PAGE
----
But this is a classic example of how mayors evolve, and how the following 3 “AHA!” moments helped shape my evolution.
My first “AHA!” moment occurs when I realize that a mayor’s most important job is that of chief architect of his or her city. I mentioned a few issues earlier: crime, education and economic opportunity and jobs. Through time, crime, academic performance and job figures will go up and down, often for reasons beyond the mayor’s control. But our decisions regarding the physical environment are very different. The decisions we make today will determine the character and function of our city for the next 25, 50, 75 years.
Our decisions regarding buildings, bridges, highways and streets, and the public realm can serve to either enhance our city’s future or help condemn it to mediocrity for decades. Once you realize this is really your one true legacy, you begin to fully appreciate this extraordinary obligation. You also realize how little knowledge or training you bring to the job to deal with city design.
Miami had been known for lots of great things: our diversity, culture, food, beaches and nightlife. We had not been known for being a leader in the environmental movement. Miami’s history is filled with examples of an almost criminal neglect for our environment: suburban sprawl; using parks as landfills; polluting our rivers; no green buildings; no water conservation plans.
I had always taken great pride in being a strong environmentalist. We implemented many environmental initiatives: climate action plan; expedited permitting, green procurement and water conservation, solar panels at city hall, miles of bike lanes, green fleet, tree canopy, green buildings; from 0 in 2005 to top 10 in the US today.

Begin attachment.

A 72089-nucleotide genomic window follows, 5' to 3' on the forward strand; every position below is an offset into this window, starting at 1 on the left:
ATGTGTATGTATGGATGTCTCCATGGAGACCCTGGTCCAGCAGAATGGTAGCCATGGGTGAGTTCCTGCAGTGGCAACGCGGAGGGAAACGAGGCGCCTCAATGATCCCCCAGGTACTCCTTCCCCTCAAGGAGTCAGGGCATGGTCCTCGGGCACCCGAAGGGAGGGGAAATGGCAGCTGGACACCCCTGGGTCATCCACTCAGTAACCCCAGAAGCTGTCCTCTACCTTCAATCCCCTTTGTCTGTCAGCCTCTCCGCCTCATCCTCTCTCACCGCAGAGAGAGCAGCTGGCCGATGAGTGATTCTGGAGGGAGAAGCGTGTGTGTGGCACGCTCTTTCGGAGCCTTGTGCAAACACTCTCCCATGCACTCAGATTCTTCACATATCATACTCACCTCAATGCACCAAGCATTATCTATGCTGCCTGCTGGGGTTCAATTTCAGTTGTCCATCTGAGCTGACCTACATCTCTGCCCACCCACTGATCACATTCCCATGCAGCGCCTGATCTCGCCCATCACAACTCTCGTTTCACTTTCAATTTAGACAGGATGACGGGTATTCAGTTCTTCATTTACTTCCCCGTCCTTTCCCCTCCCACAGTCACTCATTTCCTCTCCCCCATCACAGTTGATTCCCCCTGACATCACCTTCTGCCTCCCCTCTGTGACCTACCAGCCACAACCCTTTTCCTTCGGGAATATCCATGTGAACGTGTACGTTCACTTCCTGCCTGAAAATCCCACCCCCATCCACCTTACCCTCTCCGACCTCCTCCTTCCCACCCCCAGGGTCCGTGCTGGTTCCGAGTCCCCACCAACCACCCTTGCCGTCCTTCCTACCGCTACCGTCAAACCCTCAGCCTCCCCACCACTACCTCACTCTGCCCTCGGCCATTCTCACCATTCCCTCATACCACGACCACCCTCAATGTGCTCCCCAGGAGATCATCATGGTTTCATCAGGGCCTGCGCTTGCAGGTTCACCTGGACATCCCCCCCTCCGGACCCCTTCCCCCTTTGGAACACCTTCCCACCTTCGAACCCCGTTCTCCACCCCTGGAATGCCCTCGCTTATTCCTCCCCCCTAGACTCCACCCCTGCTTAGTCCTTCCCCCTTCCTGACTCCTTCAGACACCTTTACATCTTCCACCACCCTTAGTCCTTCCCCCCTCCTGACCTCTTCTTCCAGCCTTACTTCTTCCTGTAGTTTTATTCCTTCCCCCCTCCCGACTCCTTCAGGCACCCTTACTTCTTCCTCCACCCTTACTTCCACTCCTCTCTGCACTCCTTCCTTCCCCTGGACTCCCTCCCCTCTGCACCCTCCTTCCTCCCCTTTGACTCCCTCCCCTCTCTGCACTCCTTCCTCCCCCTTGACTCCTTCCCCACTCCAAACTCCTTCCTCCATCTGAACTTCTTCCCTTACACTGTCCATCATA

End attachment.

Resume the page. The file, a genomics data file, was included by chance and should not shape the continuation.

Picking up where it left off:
2005 was a watershed year, with two events: the Kyoto accords (for which the US was not a signatory) and the release of An Inconvenient Truth. The Mayors Climate Protection Agreement implemented Kyoto in cities, with over 1,100 US Mayors eventually signing the agreement.
What had started as my strong belief that a city must plan for its future had become an integral part of the fight against climate change. All of a sudden, you connect city design to a city’s carbon footprint. You get a new sense of urgency because you realize that an aggressive environmental program is not enough.
Here is another “AHA!” moment. Embracing smart growth took on a whole new significance. It was now a much greater effort to promote environmental sustainability.
This is an example of how mayors evolve as the world changes. 9/11 turned mayors into first responders in the fight against terror; now, mayors become first responders in our struggle against global climate change. The answer to this global challenge requires a local response. Miami 21 was our response to global climate change; Because Design Matters.
Through the late 1990s, Miami was still known to many as the capital of drugs and murder, of poverty and riots. We had double digit unemployment, a rate higher than during the great recession. The city was under state financial oversight and held junk bond status.
We had a declining urban population, and plenty of suburban sprawl—people voting with their feet. No major projects were being built. Our parks and open spaces were neglected. Our streets filthy, broken and unsafe. Our neighborhoods in decay. We lacked political stability, and we were a community divided by ethnic and racial tensions. We were the brunt of national and international jokes.
This was the Miami of just 16 years ago. How do you turn this around?
You focus on creating a climate of opportunity. Through proper planning and targeted government investments you create the environment where private sector investment and economic opportunity follow.
Another “AHA!” moment: city design is also an important economic development tool. Through city design you create the quality of life that attracts and keeps the people and the businesses that enable a city to grow and sustain a globally competitive economy.
During the last decade we invested in the basics: job creation and economic development, education, affordable housing, public safety, the arts, a greener Miami, urban planning and infrastructure.